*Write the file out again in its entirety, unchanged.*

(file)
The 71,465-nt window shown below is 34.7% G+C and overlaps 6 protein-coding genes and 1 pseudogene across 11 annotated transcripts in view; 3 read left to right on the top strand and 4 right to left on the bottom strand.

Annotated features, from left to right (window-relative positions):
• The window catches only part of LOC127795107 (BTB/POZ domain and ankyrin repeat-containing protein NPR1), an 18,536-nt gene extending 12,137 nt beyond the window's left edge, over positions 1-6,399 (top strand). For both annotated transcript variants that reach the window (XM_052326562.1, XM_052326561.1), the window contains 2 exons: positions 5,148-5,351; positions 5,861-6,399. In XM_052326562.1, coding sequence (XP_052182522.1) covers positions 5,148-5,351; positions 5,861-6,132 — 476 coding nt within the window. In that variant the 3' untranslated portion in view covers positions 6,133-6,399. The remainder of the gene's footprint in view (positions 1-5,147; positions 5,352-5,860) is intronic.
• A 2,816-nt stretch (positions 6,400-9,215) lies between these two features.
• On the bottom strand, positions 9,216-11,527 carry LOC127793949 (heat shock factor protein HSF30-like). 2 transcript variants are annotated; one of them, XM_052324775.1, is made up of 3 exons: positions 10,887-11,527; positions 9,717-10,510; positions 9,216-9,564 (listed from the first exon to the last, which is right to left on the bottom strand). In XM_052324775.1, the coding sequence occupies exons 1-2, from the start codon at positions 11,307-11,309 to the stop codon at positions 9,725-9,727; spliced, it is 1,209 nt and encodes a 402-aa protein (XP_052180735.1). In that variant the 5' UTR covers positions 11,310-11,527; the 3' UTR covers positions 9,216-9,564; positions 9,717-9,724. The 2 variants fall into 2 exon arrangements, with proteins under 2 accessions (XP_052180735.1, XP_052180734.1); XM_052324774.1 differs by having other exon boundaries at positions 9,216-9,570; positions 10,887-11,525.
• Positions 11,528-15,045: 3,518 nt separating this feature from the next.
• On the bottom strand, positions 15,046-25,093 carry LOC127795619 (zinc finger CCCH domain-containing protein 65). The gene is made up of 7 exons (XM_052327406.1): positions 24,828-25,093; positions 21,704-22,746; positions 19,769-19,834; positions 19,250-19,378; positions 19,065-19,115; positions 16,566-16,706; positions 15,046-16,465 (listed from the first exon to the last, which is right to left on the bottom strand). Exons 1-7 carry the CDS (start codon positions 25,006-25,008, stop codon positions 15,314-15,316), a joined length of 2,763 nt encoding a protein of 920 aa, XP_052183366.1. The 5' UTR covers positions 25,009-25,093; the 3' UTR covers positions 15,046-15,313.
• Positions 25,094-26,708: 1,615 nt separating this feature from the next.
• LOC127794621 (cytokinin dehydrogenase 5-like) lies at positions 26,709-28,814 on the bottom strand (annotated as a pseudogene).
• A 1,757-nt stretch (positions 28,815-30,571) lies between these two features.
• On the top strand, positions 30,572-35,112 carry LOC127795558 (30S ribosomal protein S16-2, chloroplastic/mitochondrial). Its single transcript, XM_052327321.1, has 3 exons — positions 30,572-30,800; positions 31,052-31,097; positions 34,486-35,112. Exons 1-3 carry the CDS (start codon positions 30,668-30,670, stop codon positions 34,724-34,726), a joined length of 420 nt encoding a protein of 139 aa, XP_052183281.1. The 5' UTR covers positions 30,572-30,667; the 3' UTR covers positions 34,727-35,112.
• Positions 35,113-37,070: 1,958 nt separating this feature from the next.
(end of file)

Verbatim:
The 71,465-nt window shown below is 34.7% G+C and overlaps 6 protein-coding genes and 1 pseudogene across 11 annotated transcripts in view; 3 read left to right on the top strand and 4 right to left on the bottom strand.

Annotated features, from left to right (window-relative positions):
• The window catches only part of LOC127795107 (BTB/POZ domain and ankyrin repeat-containing protein NPR1), an 18,536-nt gene extending 12,137 nt beyond the window's left edge, over positions 1-6,399 (top strand). For both annotated transcript variants that reach the window (XM_052326562.1, XM_052326561.1), the window contains 2 exons: positions 5,148-5,351; positions 5,861-6,399. In XM_052326562.1, coding sequence (XP_052182522.1) covers positions 5,148-5,351; positions 5,861-6,132 — 476 coding nt within the window. In that variant the 3' untranslated portion in view covers positions 6,133-6,399. The remainder of the gene's footprint in view (positions 1-5,147; positions 5,352-5,860) is intronic.
• A 2,816-nt stretch (positions 6,400-9,215) lies between these two features.
• On the bottom strand, positions 9,216-11,527 carry LOC127793949 (heat shock factor protein HSF30-like). 2 transcript variants are annotated; one of them, XM_052324775.1, is made up of 3 exons: positions 10,887-11,527; positions 9,717-10,510; positions 9,216-9,564 (listed from the first exon to the last, which is right to left on the bottom strand). In XM_052324775.1, the coding sequence occupies exons 1-2, from the start codon at positions 11,307-11,309 to the stop codon at positions 9,725-9,727; spliced, it is 1,209 nt and encodes a 402-aa protein (XP_052180735.1). In that variant the 5' UTR covers positions 11,310-11,527; the 3' UTR covers positions 9,216-9,564; positions 9,717-9,724. The 2 variants fall into 2 exon arrangements, with proteins under 2 accessions (XP_052180735.1, XP_052180734.1); XM_052324774.1 differs by having other exon boundaries at positions 9,216-9,570; positions 10,887-11,525.
• Positions 11,528-15,045: 3,518 nt separating this feature from the next.
• On the bottom strand, positions 15,046-25,093 carry LOC127795619 (zinc finger CCCH domain-containing protein 65). The gene is made up of 7 exons (XM_052327406.1): positions 24,828-25,093; positions 21,704-22,746; positions 19,769-19,834; positions 19,250-19,378; positions 19,065-19,115; positions 16,566-16,706; positions 15,046-16,465 (listed from the first exon to the last, which is right to left on the bottom strand). Exons 1-7 carry the CDS (start codon positions 25,006-25,008, stop codon positions 15,314-15,316), a joined length of 2,763 nt encoding a protein of 920 aa, XP_052183366.1. The 5' UTR covers positions 25,009-25,093; the 3' UTR covers positions 15,046-15,313.
• Positions 25,094-26,708: 1,615 nt separating this feature from the next.
• LOC127794621 (cytokinin dehydrogenase 5-like) lies at positions 26,709-28,814 on the bottom strand (annotated as a pseudogene).
• A 1,757-nt stretch (positions 28,815-30,571) lies between these two features.
• On the top strand, positions 30,572-35,112 carry LOC127795558 (30S ribosomal protein S16-2, chloroplastic/mitochondrial). Its single transcript, XM_052327321.1, has 3 exons — positions 30,572-30,800; positions 31,052-31,097; positions 34,486-35,112. Exons 1-3 carry the CDS (start codon positions 30,668-30,670, stop codon positions 34,724-34,726), a joined length of 420 nt encoding a protein of 139 aa, XP_052183281.1. The 5' UTR covers positions 30,572-30,667; the 3' UTR covers positions 34,727-35,112.
• Positions 35,113-37,070: 1,958 nt separating this feature from the next.